Cybersecurity News that Matters

Cybersecurity News that Matters

South Korea’s premier academic conference focuses on security issues

Paek Yun-heung, President of the Korea Information Processing Society (KIPS) and Professor in the Department of Electrical and Computer Engineering at Seoul National University, is delivering an opening speech at IT21 Global Conference on July 3. Source: KIPS

by Dain Oh

Jul. 05, 2024
1:59 AM GMT+9

Seoul, South Korea―IT21 Global Conference―A 30-year-old academic organization comprising 19,500 information technology researchers across South Korea kicked off its annual conference on Wednesday. This year’s event has been expanded to include 52 sessions over three days, with a particular focus on six national strategic technologies, including cybersecurity.

The Korea Information Processing Society (KIPS) was founded in 1993 with the aim of contributing to the nation’s IT industry by establishing research foundations in information processing. Over the years, it has grown into a major academic community with 16 research subgroups, including the Data Privacy Research Group, and has more than 350 universities and companies as its members. KIPS publishes three periodic journals, including the ‘Journal of Information Processing Systems.’

“Since KIPS first launched the ‘IT21 Global Conference’ in 1996, our annual gathering has pioneered the way in increasing national competitiveness in IT,” said Paek Yun-heung, President of KIPS and Professor in the Department of Electrical and Computer Engineering at Seoul National University, during the conference’s opening ceremony. “With top experts in the tech field as our speakers, we will be able to discuss how the latest advancements can be applied to the industry and review government policies in line with these developments,” Paek added.

Paek Yun-heung, President of the Korea Information Processing Society (KIPS) and Professor in the Department of Electrical and Computer Engineering at Seoul National University, is speaking before the audience at IT21 Global Conference on July 3. Source: KIPS

This year’s conference saw the highest participation to date, with around 500 researchers registered both in-person and online. Additionally, nine government agencies and research institutions co-hosted the event, including the Ministry of Science and ICT (MSIT), the National Information Society Agency (NIA), the Korea Electronics Technology Institute (KETI), the Korea Institute of Science and Technology Information (KISTI), the Software Policy & Research Institute (SPRI), and the Electronics and Telecommunications Research Institute (ETRI).

Among the various sessions, cybersecurity gained significant attention, with scholars participating in 16 different sessions related to security and defense.

On the first day of the event, the improvement of the network isolation policy drew particular interest from the audience. Network isolation, often referred to as network separation, is a tactic that divides a network into separate segments. In response to increasing cyber threats originating from North Korea, the South Korean government implemented a nationwide network isolation policy in the public sector in 2006. This policy requires all public officials to use separate networks when accessing internal or external resources.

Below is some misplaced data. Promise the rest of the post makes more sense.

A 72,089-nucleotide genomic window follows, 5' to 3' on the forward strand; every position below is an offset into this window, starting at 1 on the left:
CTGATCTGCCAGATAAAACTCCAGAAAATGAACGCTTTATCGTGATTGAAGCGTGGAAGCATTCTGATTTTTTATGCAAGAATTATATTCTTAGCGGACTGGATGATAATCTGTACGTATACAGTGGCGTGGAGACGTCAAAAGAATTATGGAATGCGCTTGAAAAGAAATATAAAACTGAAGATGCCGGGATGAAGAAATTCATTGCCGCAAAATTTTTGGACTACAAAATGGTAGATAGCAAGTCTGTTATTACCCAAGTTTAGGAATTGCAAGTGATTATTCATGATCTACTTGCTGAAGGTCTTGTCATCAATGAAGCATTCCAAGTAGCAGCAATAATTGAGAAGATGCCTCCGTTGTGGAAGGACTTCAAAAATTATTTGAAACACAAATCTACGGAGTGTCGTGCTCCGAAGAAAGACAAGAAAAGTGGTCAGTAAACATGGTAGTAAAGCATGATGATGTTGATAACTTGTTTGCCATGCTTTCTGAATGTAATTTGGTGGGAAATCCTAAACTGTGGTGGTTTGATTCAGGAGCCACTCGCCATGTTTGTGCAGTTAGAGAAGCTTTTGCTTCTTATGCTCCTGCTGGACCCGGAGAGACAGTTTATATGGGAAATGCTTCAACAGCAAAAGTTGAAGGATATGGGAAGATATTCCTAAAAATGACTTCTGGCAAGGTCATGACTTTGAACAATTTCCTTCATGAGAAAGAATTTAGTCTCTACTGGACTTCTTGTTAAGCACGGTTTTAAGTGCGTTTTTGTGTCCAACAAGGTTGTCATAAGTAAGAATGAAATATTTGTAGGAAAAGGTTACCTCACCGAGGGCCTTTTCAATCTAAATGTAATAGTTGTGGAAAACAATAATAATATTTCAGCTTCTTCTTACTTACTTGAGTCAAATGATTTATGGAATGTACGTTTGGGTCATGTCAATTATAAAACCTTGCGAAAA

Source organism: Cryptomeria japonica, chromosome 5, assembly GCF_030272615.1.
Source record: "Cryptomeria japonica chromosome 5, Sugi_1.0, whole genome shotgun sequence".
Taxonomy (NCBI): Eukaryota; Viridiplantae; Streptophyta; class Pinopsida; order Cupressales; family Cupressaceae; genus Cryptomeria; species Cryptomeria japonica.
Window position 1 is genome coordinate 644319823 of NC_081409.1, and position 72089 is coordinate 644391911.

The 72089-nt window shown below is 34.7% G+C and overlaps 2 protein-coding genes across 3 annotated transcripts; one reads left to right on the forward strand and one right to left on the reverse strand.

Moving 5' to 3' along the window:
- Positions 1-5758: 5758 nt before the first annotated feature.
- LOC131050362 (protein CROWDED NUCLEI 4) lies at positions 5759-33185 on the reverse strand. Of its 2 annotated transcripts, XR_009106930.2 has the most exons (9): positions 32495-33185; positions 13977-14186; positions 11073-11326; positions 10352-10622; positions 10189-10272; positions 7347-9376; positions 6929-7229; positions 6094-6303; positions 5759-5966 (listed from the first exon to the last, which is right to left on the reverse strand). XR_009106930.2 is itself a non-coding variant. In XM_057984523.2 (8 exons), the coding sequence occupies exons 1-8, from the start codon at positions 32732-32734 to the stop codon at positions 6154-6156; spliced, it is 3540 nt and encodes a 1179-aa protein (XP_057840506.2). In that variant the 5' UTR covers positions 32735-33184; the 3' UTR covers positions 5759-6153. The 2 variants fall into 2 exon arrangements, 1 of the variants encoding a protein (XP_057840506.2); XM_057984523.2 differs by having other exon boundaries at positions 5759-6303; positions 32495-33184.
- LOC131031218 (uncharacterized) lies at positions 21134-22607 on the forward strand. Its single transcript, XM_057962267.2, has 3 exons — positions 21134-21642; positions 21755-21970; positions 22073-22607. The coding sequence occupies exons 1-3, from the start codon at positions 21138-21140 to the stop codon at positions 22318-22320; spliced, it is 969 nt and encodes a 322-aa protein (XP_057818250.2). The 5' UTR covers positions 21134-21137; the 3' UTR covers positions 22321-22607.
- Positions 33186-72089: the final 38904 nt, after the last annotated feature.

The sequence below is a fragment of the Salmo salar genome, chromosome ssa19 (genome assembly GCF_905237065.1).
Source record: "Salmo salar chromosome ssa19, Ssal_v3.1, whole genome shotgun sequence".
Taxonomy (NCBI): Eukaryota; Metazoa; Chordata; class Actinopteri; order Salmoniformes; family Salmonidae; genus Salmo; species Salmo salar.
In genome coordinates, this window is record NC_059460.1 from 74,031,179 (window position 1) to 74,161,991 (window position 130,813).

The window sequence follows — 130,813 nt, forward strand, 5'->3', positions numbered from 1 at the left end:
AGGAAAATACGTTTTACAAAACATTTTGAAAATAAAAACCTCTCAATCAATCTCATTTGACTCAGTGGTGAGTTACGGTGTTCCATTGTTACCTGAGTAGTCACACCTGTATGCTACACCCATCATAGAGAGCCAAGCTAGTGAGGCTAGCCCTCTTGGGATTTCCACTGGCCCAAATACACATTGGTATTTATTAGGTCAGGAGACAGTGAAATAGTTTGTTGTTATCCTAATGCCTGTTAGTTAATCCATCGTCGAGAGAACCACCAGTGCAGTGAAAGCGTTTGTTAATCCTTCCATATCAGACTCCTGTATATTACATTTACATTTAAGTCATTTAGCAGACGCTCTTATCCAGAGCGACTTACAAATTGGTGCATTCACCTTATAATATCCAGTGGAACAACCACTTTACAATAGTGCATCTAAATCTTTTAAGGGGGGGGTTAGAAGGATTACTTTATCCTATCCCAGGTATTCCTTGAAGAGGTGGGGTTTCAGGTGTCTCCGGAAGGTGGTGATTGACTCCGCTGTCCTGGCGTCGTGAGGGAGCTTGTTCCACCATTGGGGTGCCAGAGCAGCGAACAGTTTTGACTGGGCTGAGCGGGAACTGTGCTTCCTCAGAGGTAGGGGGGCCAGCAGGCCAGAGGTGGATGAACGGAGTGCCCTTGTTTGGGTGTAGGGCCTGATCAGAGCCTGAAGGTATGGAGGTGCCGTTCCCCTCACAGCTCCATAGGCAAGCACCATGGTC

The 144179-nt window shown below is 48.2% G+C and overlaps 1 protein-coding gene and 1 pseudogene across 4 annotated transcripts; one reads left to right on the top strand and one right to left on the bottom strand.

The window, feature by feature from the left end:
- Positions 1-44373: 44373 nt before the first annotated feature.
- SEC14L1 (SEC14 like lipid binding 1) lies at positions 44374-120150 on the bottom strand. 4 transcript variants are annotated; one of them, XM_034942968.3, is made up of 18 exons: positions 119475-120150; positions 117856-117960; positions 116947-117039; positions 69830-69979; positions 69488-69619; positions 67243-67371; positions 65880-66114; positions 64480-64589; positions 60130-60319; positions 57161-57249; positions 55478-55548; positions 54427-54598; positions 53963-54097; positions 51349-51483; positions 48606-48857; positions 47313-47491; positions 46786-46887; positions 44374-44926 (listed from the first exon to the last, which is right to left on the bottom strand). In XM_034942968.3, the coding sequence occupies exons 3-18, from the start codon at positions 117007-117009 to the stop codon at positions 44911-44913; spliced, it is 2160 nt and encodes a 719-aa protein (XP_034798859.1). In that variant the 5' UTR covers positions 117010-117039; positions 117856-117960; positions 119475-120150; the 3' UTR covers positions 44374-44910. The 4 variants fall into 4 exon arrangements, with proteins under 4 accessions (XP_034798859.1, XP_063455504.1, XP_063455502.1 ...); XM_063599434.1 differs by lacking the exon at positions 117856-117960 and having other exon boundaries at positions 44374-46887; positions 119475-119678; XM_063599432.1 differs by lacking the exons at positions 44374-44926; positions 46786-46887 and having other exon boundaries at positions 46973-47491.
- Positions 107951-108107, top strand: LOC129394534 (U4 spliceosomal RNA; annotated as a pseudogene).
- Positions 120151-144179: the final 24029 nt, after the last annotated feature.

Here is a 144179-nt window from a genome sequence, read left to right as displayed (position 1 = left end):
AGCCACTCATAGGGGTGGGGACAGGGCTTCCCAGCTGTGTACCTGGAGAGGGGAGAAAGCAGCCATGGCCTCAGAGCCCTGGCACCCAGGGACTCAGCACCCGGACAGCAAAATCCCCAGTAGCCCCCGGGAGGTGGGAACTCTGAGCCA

Yang Seung-jei, Principal Researcher at National Security Research Institute, is presenting issues on South Korea’s network isolation policy at IT21 Global Conference on July 3. Source: KIPS
Kim Chang-hoon, a Professor at Daegu University, is discussing cybersecurity issues at IT21 Global Conference on July 3. Source: KIPS

While the nation has benefited from this strict policy, it has become apparent that South Korea will struggle to adopt cutting-edge technologies, such as artificial intelligence and cloud computing, or advance its administrative infrastructure to defend against evolving cyberattacks without adjusting the policy. To address this, the South Korean government formed a taskforce earlier this year. Three experts from the taskforce, including Kim Chang-hoon, a Professor at Daegu University, took the stage at IT21 to share details about the policy improvements.

Furthermore, in a separate session at the conference, Lee Woong-bi, an official from MSIT, revealed the government’s plan to launch an ‘AI Safety Research Institute’ on July 3. According to Lee, the AI Safety Research Institute will focus on developing safety frameworks and verification mechanisms related to AI technology.

Last February, MSIT announced 12 national strategic technologies that have a direct impact on national security. These include the fields of semiconductors, rechargeable batteries, mobility, nuclear power, biotechnology, cybersecurity, AI, and quantum technology.

Related article: Wireless security in the spotlight in South Korea with 210 international experts

An international wireless and mobile security conference was held in South Korea for the first time, attracting approximately 210 experts from around the world.

On Monday, the Association for Computing Machinery Conference on Security and Privacy in Wireless and Mobile Networks (ACM WiSec) commenced its three-day event.

The ACM, the world’s largest educational and scientific computing society, hosts over 170 events globally through its special interest groups. ACM WiSec is a premier conference sponsored by the ACM and its Special Interest Group on Security, Audit, and Control (SIGSAC). This year’s event, marking the 17th meeting, was organized by the Korea Institute of Information Security & Cryptology (KIISC). READ MORE


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  • Dain Oh
    : Author

    Dain Oh is a distinguished journalist based in South Korea, recognized for her exceptional contributions to the field. As the founder and editor-in-chief of The Readable, she has demonstrated her expe...

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